ALLUSION = a reference to an historical, mythological, literary, artistic or scientific event fact or person.

Examples: Apollo, Einstein, Napoleon, the Gettysburg Address, Darwin, Picasso, Shakespeare’s sonnets, Pearl Harbor.

ANACHONISM = something outside its historical context.

Example: A helicopter flies over the battle of Gettysburg.

ANAPHORA = a refrain or repetition of single words usually at the beginning of a phrase.

Example: I remember Paris, I remember Jean Val jean, I remember the Louvre, …

CACOPHONY = harsh, grading sounds.

Example: clickety-clack or screech.

DICTION = word choice,

Example: The dictions of professor and beggar vary dramatically.

DIDACTIC = intending to instruct,

Example:  preachers, teachers and parents are often didactic.

ELEGY = a poem written to praise the dead.

EPIGRAPH = a guiding quotation that is placed beneath the title and before the text. It should have relevance to your topic the words are italicized – no quotation marks are necessary since the author’s name is placed below the quotation. Put a dash in front of the author’s name and line up the last letter of his or her name with the last letter in the quotation.


ACERBIC WIT: A BIOGRAPHY                                                   title

Living well is the best revenge.                                                    quotation

– Oscar Wilde                                                        author

EUPHONY = the use of soothing and harmonious sounds.

Example: The sweet susurrations of a loon.

FIGURATIVE LANGUAGE = The use of literary devices like personification, metaphor, simile or symbols

FREE WRITE = It’s important to know that writing poetry is often more emotional than cognitive. Recognize also that the two are often inextricable. This is where the value of a free write emerges.  Do it. Don’t over think it. Fire your internal editor. Just dabble and play. Surrender to your right brain, start with a seven minute free write. Instructions below.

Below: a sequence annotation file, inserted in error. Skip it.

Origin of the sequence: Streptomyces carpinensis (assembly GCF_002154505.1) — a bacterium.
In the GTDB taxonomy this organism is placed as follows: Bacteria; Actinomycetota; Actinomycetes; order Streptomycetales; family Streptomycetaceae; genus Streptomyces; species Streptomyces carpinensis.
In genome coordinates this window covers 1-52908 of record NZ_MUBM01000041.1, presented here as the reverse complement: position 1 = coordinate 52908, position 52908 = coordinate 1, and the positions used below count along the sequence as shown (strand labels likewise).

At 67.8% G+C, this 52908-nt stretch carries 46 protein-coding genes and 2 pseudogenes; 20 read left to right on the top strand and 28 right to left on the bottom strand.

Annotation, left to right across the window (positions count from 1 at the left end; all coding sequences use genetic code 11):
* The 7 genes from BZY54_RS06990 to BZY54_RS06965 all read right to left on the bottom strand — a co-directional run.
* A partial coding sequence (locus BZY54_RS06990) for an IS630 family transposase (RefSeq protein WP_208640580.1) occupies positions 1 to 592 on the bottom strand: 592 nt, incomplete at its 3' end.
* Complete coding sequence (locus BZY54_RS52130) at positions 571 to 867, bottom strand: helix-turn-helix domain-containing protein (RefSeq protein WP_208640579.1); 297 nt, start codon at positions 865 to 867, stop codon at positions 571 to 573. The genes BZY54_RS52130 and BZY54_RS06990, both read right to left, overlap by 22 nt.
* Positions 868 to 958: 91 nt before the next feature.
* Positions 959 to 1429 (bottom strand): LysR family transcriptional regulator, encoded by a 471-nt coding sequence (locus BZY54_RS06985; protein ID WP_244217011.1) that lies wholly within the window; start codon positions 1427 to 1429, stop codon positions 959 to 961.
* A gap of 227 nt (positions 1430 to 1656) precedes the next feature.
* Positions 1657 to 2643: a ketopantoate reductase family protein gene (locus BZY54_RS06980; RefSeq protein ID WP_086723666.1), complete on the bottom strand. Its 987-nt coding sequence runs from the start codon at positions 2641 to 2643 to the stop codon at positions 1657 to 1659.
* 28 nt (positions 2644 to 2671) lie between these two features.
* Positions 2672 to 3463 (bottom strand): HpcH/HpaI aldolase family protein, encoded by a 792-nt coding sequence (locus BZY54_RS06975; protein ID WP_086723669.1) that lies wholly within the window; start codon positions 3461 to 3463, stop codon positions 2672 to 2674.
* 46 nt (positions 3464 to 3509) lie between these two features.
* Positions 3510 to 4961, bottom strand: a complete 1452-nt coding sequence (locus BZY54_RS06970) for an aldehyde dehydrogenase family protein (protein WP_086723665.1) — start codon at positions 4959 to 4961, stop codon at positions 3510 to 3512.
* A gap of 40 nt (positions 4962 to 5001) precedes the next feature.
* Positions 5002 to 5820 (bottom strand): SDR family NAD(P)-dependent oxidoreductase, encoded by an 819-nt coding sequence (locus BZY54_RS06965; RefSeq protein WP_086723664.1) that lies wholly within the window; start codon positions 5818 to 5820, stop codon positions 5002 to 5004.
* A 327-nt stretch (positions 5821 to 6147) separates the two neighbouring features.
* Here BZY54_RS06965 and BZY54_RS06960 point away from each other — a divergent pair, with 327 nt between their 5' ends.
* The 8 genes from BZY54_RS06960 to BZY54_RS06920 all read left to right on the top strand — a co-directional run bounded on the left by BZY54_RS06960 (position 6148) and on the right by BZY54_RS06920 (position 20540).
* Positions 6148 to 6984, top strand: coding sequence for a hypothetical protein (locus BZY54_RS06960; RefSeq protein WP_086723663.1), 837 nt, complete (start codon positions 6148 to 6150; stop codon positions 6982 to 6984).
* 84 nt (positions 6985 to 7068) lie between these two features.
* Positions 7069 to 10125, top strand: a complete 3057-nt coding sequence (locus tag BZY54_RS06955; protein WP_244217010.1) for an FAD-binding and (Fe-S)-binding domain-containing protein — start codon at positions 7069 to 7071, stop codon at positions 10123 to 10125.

Select a vivid memory. Step into it. Be there.  Explore multiple aspects. This isn’t a logical or linear activity.   Set a timer for seven minutes, then keep your hand moving, don’t stop, don’t edit, cross out, proofread or correct. If you can’t think of anything to say write, “I can’t think of anything to say” until you do. Dive into your subconscious. Forget neat, forget grammar, and spelling for now, scribble, lose control and take risks, write from your heart not your head, avoid logic – leap.  If it helps, write with crayons or colored markers or non-dominant hand.

Order the disorder later. When you finish, go back and highlight vivid phrases or images, pull them out. Start again, rewrite in formal English, incorporate only the gems from your free write, get out of your mind first, proofread and edit later.

HYPERBOLE = exaggeration.

Example: the traffic jam almost killed me.

IMAGERY = the incorporation of our five senses in writing.

Example: Employ visual, taste, smell, auditory or kinesthetic (feeling) senses

IRONY= the unexpected. There are three types: verbal, situational and dramatic.

Verbal= saying the opposite of what you mean, often used in sarcasm.

Example:  I just love mildew.

Situational = when an unexpected situation occurs,

Example: a firehouse burns down or a cop is handcuffed to a police car.

Dramatic = always involves an unexpected ignorance.

Example: in the drama, Oedipus Rex, the King searches for a murderer but

is ignorant of the fact that he unwittingly murdered his own father, then

marries his mother. Whew!

LINES = Some say this is the only concrete or measurable thing that separates a poem from prose. Prose is written between the margins of a piece of paper, a machine or your hand fills this space with words, while the poet determines and controls line length in a poem. The poet determines what line length serves his purpose best. Dickinson wrote small cramped lines, reflecting her ideas and disposition, while Whitman wrote his Song of the Open Road in long, expansive, loping, almost prose-like lines. When your form reflects the content the reader receives a more coherent message. It’s up to you to experiment with lines and determine whether you will stick with a signature line length or vary it depending upon your content.  Lines may end at the end of a sentence or phrase or clause or it may be enjambed or dropped down and wrapped into the next line as in the lines /all fall/


Enjambment is a special tool best utilized by the proficient. Avoid it early on as well as the heavy-handed use of rhymed couplets or end rhyme which produces a sing- song, Dr. Seuss or Hallmark card tone or effect. If you do employ these devices it’s prudent to get feedback from those whose work you respect.

LISTS = a series of specifics that provide texture and call up a variety of connotations. Below is a short list poem I wrote consisting of a series of names.



Faizaan, Avrumie, Salomon, Jaime, Qi An, Javi.

I savor the alien sounds of my teaching, turned gypsy,